Ways to Save Money

21 Awesome Student Discounts Every College Student Should Know About

September 18, 2014
by Lindsay Luebbering
Contributor
Image: Student discounts

It might seem weird to think of businesses vying for the attention of college kids — after all, students aren’t exactly flush with cash.

But businesses know that getting on your good side as you’re gaining your independence can result in a lot of money for them over time, starting in just a few years when you graduate, get your first full-time salary, and figure out how to manage your finances on your own. Plus, college students are tech-savvy and love social media, which makes them an asset for businesses.

Savvy execs know how to get your attention: discounts. So grab your student ID and your .edu email address and check out the many deals reserved just for students.

Entertainment

1. Movie Tickets

Movie theatre chains that offer student discounts include AMC Theatres (discounts on Thursdays), Cinemark (discounts vary by location) and Marcus Theatres ($5 Thursdays) — but independent theatres often have student discounts, too. Just call and ask.

2. The Arts

Students get discounted access to museums, including major ones such as the Metropolitan Museum of Art in New York City. Want to splurge on an evening at the opera, symphony, theatre or ballet? These organizations likely offer discounts, too, so make sure to check before you buy tickets.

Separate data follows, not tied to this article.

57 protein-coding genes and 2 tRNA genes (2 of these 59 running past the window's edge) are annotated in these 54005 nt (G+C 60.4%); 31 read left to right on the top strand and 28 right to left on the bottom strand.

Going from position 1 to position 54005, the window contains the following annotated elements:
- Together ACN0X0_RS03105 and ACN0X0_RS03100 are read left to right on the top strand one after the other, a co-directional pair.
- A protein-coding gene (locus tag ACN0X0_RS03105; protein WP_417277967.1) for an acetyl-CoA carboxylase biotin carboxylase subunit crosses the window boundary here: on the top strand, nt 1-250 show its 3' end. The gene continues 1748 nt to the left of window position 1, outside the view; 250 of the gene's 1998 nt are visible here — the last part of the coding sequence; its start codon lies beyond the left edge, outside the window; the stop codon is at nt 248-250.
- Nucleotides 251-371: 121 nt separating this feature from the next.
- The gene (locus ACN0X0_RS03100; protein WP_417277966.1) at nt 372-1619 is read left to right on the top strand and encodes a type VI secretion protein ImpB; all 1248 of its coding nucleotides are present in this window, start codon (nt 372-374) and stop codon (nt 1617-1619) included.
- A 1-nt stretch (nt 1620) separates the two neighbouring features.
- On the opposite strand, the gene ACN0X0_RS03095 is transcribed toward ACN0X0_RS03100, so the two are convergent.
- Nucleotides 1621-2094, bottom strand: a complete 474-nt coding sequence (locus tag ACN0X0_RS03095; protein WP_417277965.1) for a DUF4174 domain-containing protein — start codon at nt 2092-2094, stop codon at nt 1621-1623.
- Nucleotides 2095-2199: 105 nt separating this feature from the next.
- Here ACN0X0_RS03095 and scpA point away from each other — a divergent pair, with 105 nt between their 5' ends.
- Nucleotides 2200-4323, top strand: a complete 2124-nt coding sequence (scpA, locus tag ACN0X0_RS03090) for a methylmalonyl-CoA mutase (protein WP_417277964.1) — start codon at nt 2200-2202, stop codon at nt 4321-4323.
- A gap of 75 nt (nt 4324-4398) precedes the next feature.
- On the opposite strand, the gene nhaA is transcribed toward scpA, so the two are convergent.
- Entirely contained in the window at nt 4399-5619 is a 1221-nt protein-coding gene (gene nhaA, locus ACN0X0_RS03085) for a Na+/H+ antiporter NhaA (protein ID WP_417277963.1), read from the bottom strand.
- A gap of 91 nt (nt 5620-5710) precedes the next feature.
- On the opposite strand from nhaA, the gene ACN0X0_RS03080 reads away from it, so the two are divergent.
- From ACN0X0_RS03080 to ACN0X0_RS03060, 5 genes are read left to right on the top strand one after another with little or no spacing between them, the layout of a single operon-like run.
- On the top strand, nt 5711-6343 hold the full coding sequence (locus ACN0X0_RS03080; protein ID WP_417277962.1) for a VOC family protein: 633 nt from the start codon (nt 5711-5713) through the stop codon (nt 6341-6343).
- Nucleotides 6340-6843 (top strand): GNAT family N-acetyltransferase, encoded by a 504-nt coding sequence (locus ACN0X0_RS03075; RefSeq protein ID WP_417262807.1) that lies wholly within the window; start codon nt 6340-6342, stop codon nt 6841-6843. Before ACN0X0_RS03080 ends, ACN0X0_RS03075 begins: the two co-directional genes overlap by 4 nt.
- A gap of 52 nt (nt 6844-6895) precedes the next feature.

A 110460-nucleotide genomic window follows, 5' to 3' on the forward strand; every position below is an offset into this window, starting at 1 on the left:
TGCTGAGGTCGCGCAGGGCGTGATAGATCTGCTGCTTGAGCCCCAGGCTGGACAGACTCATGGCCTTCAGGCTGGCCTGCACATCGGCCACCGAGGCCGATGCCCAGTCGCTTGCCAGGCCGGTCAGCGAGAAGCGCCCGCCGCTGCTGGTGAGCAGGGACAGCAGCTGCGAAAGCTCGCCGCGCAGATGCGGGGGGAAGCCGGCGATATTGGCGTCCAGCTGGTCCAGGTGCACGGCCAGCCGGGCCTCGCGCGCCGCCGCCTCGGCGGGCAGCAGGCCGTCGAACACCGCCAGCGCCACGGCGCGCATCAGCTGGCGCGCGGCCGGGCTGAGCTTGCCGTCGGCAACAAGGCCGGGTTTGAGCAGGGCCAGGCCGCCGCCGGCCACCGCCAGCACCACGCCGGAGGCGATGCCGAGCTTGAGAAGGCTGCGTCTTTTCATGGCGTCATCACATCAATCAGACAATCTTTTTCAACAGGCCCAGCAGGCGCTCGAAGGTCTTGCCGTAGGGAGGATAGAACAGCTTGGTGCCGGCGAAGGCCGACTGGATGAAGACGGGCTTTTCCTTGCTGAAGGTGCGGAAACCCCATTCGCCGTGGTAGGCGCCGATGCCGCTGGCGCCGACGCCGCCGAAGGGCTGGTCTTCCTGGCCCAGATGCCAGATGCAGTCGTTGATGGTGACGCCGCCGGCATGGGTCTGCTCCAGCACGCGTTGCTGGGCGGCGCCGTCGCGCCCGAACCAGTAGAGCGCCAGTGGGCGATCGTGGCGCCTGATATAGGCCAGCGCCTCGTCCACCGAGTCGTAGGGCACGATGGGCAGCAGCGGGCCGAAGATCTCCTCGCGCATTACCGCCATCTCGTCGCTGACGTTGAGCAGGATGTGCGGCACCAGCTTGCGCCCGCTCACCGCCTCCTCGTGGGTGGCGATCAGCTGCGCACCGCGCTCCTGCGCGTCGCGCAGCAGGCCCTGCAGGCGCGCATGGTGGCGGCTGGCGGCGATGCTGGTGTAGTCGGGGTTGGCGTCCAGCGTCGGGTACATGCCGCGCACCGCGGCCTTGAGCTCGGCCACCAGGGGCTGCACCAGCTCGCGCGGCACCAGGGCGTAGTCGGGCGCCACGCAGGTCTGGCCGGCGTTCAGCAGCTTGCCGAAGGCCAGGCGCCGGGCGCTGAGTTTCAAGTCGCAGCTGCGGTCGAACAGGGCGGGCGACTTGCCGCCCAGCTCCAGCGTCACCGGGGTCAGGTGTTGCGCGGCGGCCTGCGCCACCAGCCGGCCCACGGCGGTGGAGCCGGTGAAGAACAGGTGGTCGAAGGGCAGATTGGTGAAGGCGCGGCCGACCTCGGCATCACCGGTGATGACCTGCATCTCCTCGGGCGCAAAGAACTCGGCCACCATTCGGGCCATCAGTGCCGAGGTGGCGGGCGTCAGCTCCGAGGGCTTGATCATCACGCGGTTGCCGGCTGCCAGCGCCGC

3. Professional Sports

Some pro sports teams offer special student rates, or offer them on certain dates. Check their web sites for promotions before you go.

Also, download some of these apps that help you save money on ticket purchases — they’re not student deals, but compare to see which discount saves you more cash.

Computers, Software and Education Stuff

4. Hardware

Apple, Microsoft, Dell, Sony, Best Buy, HP and Lenovo all offer student discounts on their equipment, so there’s no reason to pay full price. (Like this idea? Click to tweet it!)

5. Software

If you need software, you’ll probably get a great deal at your campus bookstore. (Here’s an example of what those deals might look like.)

6. News

Students can save on digital and print subscriptions to newspapers and magazines such as The Economist, The New York Times and the The Wall Street Journal.

7. Textbooks

Even as ebooks and tablets become the norm, plenty of your classes still require old-school, physical textbooks. Plenty of websites help you find great deals on used textbooks and re-sell your own when you’re finished. Barnes & Noble even has a textbook rental program.

Travel and Transportation

8. Lodging and Airfare

If you’re planning lots of travel during your college years, consider getting a student ID or student discount card (but remember, you can always try to use your regular student ID). Also, check out these websites that offer airfare and hotel discounts to students.

9. Car Rentals

Show your student ID at major car rental dealers such as Budget, Avis and Hertz to get up to 20% off (although some age restrictions may apply).

10. Buses, Trains and Planes